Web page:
Monday, May 08, 2006
  Helmet Shelf Life
Yesterday, a fellow rider came by the house. He was debating whether he would join Terrie and I for dinner since it would be dark in several hours and he had his dark shield on his helmet. I offered to let him borrow my clear shield if it became too dark since I had recently installed a light smoke shield on my helmet.

He promptly said it wouldn't fit since he had an Arai RX 7. I told him I had the same helmet and it should fit. He immediately picked up my helmet and started examining it for date of manufacture while asking me when I purchased the helmet. He said an older helmet wasn't as good as a newer helmet.

I told him that both Arai and Shoei both warranty the integrity of the helmets from the date of sale and that I was aware I was purchasing an older RX 7 at the time I purchased the helmet.

After he left, however, I decided that the fact that a warranty existed did not really answer the question of whether an "older" new helmet was as good as a "newer" new helmet. So, I did some research.

Some on the motorcycle forums felt that a set rule of 5 years from date of manufacturer should be followed regardless of whether a helmet was new or used. Others took the position that a helmet was fine, even though it was 20 years old as long as it had not suffered an impact. Some believed that helmet shelf life restrictions were invented by helmet manufacturer marketing people as a ploy to get you to buy a new helmet every few years.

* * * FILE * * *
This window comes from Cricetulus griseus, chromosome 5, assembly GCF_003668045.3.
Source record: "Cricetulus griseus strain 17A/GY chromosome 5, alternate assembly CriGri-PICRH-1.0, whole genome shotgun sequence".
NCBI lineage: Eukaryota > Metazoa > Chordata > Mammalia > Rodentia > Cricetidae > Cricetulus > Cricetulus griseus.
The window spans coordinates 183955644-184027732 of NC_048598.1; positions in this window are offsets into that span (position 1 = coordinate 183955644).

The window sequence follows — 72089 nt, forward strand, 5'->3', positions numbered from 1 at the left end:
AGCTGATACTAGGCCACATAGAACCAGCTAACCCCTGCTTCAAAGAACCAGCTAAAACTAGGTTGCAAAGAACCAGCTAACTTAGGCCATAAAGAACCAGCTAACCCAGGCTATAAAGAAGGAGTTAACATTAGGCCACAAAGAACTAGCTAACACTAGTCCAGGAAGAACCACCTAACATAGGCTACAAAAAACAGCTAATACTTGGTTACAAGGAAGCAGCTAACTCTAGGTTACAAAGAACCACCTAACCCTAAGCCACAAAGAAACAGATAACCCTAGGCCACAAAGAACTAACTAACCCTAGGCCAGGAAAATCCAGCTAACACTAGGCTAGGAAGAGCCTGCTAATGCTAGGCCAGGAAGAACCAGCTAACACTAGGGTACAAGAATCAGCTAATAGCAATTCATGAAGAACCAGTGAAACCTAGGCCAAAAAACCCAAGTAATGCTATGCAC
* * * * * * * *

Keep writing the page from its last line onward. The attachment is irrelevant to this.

Here's what I found from my research:

First, since 1974, all helmet manufacturers are required to stamp the month and date of production on the chin strap. It is not unusual for a new helmet to arrive at a retail store with a 1 to 2 years or more older production date. I think a good rule to live by might be to purchase a new helmet if your helmet is pre-1974 and has no production date stamp on the chin strap.

Second, I think you should examine the safety standards that were in place when your helmet was manufactured. In general, the newer standards are more stringent and allegedly produce a safer helmet. If you have a helmet that was manufactured when there were few or lesser safety standards, you should consider purchasing a new helmet.

Finally, I think you should examine how the helmet was treated, worn and maintained. Is the helmet used frequently? Is the helmet left in a hot garage or storage area when not in use or left exposed to the elements? Is the helmet regularly cleaned and maintained removing grime, body oils, etc? Does inspection of the helmet reveal any faults such as a frayed chin strap or indentations/compression of the inner shell? Has the helmet suffered any impacts?

I think the factors listed above are important in deciding whether to buy a new or used helmet and to determine whether a new helmet with an older production date is the right helmet for you.
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